* Hungary has stepped up rhetoric against IMF over past weeks
* Forint falls, government bond yields jump after minister’s remarks
* Government in a bind between competing expectations-source
By Gergely Szakacs and Sandor Peto
BUDAPEST, Oct 29 (Reuters) - “Life would go on” if Hungary does not secure funding from the IMF, its chief negotiator said on Monday, casting doubt on Budapest’s willingness to reach a deal to help ensure financial stability.
Having requested help from the International Monetary Fund and European Union nearly a year ago after its debt rating was slashed to “junk”, central Europe’s most indebted nation has since sent mixed signals, saying both that a deal could be close but also rejecting the conditions it could carry.
Mihaly Varga, the minister in charge of the talks, said the prospect of a deal would offer little in the way of market improvement.
“Obviously, life would go on that way too,” Varga told public radio in an interview when asked whether it would be a disaster if Hungary failed to secure an agreement with the IMF and the European Union after months of stop-start talks.
“I would still find it good if we could agree because there would be a minimal, several tenths of a percent, impact of such a deal that could help foreign investors buying government papers feel safer,” he said.
After the comments, 10-year government bond yields rose 36 basis points and the volatile forint added to morning losses, falling to three-week lows.
The prospect of a financial backstop has largely assuaged investors made nervous by the economic policies from Prime Minister Viktor Orban’s government. It has helped stave off a jump in bond yields such as that seen in Greece and Spain.
But tension between Budapest and the lenders has risen in recent weeks after Orban’s government launched an ad campaign saying it would “not give in” to their demands and unveiled a swathe of tax hikes and other moves that defy IMF advice.
Iryna Ivaschenko, the IMF’s representative in Budapest, declined comment on Varga’s comments. But on Saturday she said a new round of fiscal measures announced by the government this month ran counter to the IMF’s recommendations.
They included reneging on a pledge to halve Europe’s highest bank tax as of next year. The government has also doubled a planned tax on financial transactions and launched a new tax on mainly foreign-owned public utilities.
Orban’s moves may help him wrestle down the deficit below the 3 percent next year Hungary needs to avoid the loss of millions of euros of EU funds. They also avoid austerity that could further hurt his sliding popularity.
But they are criticised for threatening to stifle an already weak recovery after a recession this year.
Fitch Ratings, which has the country’s debt on negative outlook, warned Hungary not to eschew IMF support.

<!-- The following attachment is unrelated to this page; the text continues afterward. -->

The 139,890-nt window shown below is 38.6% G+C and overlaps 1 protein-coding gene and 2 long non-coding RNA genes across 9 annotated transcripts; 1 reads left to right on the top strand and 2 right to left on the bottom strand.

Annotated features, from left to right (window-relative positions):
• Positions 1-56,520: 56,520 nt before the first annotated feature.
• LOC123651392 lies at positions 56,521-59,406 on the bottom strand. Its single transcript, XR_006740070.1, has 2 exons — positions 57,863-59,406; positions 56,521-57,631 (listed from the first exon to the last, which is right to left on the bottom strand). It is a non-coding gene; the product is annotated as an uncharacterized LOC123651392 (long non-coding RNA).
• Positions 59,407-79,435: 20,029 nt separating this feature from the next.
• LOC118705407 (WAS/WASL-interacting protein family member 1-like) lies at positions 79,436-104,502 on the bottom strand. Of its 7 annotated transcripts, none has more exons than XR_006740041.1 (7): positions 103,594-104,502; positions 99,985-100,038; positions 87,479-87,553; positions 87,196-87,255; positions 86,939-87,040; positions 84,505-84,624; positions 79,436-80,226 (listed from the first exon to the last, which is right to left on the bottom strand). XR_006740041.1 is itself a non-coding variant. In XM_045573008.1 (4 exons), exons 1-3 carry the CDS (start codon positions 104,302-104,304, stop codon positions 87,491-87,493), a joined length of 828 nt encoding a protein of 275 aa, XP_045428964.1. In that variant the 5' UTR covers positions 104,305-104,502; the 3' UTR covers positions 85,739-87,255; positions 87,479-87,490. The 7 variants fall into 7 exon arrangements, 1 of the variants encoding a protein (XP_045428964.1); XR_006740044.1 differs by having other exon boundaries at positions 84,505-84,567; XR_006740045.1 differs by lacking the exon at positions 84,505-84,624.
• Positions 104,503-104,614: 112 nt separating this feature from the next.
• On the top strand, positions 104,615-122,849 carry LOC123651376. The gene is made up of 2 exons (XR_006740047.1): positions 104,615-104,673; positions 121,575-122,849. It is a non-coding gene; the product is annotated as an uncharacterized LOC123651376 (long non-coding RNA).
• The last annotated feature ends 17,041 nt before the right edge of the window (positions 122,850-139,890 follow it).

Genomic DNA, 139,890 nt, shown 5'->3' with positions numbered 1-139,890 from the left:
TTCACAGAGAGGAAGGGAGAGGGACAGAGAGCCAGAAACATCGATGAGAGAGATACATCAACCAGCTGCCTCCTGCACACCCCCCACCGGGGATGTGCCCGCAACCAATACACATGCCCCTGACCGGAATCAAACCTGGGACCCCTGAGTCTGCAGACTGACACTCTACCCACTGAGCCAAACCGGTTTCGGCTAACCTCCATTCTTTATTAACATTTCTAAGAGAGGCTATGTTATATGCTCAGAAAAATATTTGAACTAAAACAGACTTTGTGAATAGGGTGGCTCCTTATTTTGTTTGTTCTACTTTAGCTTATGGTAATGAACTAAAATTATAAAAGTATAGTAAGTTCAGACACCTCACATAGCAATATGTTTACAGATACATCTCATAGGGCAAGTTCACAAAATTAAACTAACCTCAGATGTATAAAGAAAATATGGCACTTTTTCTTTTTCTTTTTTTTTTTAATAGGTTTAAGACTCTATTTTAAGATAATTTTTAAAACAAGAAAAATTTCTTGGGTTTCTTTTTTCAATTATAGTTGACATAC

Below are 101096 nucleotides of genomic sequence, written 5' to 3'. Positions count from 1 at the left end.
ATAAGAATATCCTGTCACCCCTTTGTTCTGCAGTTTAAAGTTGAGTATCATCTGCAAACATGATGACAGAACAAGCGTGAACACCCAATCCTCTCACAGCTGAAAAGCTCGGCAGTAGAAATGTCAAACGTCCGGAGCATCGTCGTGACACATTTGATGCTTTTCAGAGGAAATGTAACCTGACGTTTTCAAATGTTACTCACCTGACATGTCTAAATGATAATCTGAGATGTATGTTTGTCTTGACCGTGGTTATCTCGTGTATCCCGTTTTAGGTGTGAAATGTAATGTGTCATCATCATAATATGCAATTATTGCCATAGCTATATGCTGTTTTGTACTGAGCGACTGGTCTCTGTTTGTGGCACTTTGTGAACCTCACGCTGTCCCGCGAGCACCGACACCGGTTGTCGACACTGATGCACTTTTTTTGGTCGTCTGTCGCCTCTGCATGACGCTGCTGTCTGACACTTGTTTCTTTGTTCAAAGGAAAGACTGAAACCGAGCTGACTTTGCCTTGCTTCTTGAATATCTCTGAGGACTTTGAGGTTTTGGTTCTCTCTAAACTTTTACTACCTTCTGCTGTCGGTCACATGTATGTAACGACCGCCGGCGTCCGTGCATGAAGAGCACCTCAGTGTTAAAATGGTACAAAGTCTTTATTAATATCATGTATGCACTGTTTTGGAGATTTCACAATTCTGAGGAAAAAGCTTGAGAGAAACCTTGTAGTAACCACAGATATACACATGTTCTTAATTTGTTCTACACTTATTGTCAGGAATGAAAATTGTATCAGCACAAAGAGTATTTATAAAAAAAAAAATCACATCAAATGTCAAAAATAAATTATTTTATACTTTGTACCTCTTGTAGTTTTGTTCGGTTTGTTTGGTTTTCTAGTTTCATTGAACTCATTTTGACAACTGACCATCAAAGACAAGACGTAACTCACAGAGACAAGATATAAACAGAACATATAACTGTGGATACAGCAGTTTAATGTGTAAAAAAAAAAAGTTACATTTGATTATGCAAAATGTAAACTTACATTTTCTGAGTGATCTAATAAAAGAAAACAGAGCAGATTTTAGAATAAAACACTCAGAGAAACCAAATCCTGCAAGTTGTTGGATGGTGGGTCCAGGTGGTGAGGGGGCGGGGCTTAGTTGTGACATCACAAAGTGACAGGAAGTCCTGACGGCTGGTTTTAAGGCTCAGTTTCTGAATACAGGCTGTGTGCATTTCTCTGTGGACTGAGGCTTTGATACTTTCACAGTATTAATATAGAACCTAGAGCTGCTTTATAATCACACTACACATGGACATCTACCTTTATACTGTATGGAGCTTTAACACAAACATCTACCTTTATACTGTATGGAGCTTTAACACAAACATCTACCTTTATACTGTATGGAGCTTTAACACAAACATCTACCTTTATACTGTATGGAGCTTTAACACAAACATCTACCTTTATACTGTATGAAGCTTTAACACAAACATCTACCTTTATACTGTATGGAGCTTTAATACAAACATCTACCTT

Although preliminary meetings have taken place, no date has yet been set for the next round of talks. Last week marked the first time that economists saw only a 50-50 chance that Budapest would reach an agreement, a Reuters poll showed.
Investors have taken advantage of cheap cash flowing from loose monetary policy in Europe and the United States to snap up high yielding assets, such as Hungarian bonds that yield far more than many of their euro zone counterparts.
Those flows have helped Hungary finance itself from domestic bonds this year. But next year Hungary must repay the equivalent of 3.6 billion euros ($4.66 billion) to the IMF alone from a 2008 bailout that pulled it back from the brink of bankruptcy.
Budapest has nonetheless stepped up its rhetoric against the IMF over the past weeks with the government’s media campaign against IMF-prescribed austerity and Orban’s declaring the country would not be ruled by “outsiders”.
“They do not want the IMF deal and they need the IMF deal,” said Viktor Szabo, portfolio manager at Aberdeen Asset Management. “The market is slowly and steadily learning that there is no deal in the short or even in the medium term. The two parties concerned are so far away from one another.”
Varga said there were differences in views between the two sides that made an agreement difficult.
“We are working to try and bring our views closer, and have the IMF accept or make them understand why the Hungarian government makes certain decisions,” Varga said.
A source close to the government who spoke on condition of anonymity told Reuters that Budapest was in a bind between what he described as competing demands by the EU to keep a low budget deficit and the IMF which expects reforms to boost growth.
“The EU is entirely focused on the deficit while the IMF on sustainable growth,” the source said. “There could be a fundamental disagreement between the two approaches.”
The source said the government wanted to signal that it was still interested in a deal but it would not give ground on policy issues such as a flat tax and pension indexing to inflation.
Varga could not say whether the sides would return to the negotiating table this year but said the European Commission’s assessment of Hungary’s latest fiscal adjustment steps due on Nov. 7 would likely have a bearing on the talks.
“They will decide on the basis of our measures submitted within the framework of the excessive deficit procedure about their involvement in the negotiations. They are also discussing this with the IMF,” Varga said.